So some of this is simply due to economic growth. But, Wilkinson argues, it is also due to how the economy has grown. "As we've transitioned from an industrial to a service/information economy, education and the ability to make independent decisions has become more valuable and therefore more widespread," he says. "The need of the changing economy for increasingly educated, independent thinkers has helped create less conformist and more open, tolerant citizens."
One of those independent thinkers, Richard Florida, author of The Rise of the Creative Class, takes this research one step further, arguing that more enlightened attitudes can actually make people happy. He believes that it is not just the wealth of well-developed countries that affects happiness, but values as well. In a recent paper written with Charlotta Mellander (Jönköping International Business School) and Peter J. Rentfrow (University of Cambridge), Florida analyzed a global survey of life satisfaction conducted by Gallup and found that "all else being equal, national levels of life satisfaction are closely tied to post-industrial values of tolerance and acceptance of minorities." The most intolerant societies are, generally, those with the highest levels of suffering.
There are sure to be caveats, but the central thrust of this research rings true. Justin Wolfers, associate professor of business from the University of Pennsylvania, who wrote a paper with fellow economist Betsey Stevenson establishing the link between wealth and happiness, believes that while there is clearly "something associated with economic development that appears to lead to more liberal attitudes to homosexuality," it is not clear what that is. "I find it hard to believe that the link is simply 'happiness,' but one can easily see how development leads to a more enlightened public through all sorts of forces (democracy, education, time for reflection, less of a fight for survival, etc.)."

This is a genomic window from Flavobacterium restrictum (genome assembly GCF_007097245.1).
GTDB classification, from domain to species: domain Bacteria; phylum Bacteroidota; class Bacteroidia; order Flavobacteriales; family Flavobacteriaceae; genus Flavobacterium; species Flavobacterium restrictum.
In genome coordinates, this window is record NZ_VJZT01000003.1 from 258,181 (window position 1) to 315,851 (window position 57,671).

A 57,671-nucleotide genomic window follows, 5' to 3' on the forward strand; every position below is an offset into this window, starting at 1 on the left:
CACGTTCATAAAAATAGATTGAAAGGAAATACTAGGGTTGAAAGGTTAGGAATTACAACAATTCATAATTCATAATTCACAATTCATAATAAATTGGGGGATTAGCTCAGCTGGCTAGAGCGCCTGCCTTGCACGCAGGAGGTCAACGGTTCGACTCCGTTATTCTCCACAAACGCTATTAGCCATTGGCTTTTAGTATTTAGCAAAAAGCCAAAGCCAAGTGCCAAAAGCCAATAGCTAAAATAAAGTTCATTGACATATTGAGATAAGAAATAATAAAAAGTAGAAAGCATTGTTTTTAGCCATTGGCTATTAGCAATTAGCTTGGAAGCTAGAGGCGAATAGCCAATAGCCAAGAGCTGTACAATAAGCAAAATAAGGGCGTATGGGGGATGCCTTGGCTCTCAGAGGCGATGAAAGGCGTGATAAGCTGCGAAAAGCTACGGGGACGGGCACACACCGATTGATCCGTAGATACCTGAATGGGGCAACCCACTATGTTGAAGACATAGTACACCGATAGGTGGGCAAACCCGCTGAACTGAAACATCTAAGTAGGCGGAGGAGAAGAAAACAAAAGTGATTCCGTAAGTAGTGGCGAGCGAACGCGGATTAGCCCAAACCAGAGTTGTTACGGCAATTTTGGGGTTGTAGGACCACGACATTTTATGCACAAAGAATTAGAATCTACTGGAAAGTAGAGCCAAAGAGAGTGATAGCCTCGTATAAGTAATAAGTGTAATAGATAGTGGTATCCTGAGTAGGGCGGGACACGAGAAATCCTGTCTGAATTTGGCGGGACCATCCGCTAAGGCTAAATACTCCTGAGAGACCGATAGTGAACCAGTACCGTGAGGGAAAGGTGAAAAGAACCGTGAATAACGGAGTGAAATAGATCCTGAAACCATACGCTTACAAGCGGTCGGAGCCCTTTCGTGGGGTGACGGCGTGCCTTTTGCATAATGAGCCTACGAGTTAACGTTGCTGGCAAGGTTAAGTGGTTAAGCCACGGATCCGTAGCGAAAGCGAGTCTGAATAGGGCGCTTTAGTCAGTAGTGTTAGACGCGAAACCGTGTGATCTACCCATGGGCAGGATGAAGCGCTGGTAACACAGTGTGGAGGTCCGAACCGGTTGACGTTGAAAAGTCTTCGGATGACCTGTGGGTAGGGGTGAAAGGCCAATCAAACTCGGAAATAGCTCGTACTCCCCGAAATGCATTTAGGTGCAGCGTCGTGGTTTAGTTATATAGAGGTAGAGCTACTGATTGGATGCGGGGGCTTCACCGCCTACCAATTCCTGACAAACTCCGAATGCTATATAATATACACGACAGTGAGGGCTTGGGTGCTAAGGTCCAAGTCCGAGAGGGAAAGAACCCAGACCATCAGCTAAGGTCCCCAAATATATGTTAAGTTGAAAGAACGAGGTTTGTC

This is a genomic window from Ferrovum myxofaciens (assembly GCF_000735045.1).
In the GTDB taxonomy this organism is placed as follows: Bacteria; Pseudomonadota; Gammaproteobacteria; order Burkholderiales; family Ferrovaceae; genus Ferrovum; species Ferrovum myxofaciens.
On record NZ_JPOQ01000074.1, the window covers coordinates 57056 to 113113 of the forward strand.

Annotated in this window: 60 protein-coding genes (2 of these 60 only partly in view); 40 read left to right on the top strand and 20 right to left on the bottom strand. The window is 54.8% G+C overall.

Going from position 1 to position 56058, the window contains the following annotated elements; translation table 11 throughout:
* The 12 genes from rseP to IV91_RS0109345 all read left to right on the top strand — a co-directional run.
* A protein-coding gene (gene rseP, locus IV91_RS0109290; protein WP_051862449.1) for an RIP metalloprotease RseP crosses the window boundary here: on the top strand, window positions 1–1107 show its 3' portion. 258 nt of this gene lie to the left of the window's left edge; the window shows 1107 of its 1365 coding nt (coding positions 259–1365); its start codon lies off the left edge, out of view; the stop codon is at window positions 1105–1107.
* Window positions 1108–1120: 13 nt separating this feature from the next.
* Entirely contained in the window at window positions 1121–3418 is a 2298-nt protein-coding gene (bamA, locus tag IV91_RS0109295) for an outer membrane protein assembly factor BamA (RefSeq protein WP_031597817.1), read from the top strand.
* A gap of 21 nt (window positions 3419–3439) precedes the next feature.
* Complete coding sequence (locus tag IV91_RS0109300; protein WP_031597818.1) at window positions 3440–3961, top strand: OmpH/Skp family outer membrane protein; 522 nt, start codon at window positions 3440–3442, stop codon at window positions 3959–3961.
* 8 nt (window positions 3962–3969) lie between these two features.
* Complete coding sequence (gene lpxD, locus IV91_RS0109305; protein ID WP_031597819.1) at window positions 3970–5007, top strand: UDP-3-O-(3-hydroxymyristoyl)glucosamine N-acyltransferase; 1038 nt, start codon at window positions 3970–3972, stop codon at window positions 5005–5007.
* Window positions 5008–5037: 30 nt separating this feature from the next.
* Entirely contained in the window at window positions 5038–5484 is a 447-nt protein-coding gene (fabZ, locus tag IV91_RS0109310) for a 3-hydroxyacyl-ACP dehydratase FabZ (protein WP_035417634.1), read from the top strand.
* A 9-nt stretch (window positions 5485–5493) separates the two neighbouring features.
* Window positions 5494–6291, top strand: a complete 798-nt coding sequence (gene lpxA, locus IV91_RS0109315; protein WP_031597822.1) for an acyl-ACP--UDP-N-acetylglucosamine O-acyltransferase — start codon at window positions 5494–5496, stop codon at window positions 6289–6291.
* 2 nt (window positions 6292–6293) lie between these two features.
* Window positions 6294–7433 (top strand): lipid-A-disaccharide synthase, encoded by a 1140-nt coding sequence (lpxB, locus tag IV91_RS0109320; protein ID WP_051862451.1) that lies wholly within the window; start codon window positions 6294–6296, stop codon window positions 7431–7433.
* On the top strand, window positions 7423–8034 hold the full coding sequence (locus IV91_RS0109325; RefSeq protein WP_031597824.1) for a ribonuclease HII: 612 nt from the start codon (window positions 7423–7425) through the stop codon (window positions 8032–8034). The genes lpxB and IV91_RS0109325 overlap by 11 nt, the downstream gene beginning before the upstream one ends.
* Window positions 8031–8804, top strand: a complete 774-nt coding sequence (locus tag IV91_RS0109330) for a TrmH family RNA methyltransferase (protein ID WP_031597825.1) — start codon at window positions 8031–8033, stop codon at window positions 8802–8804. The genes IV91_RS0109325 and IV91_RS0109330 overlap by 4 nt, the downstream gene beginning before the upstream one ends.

So what does this mean for Ricky Martin? It means, at the least, that our increasingly more enlightened attitudes to homosexuality do not mean that the feral forces of secularism—or hedonism—are taking over the country. Au contraire. It means you are more likely to be living in a prosperous, democratic, well-educated nation. This is what shaking off prejudice means.
And it is why we should be cheering the fact that so many people have shrugged off Martin's great confession. The fact that he is no longer ashamed will inspire others. He wrote, defiantly, on his Web site that "acceptance has to come from within." But it comes from with-out too. And the truth is that a better attitude to homosexuality may well reflect a better life for all of us.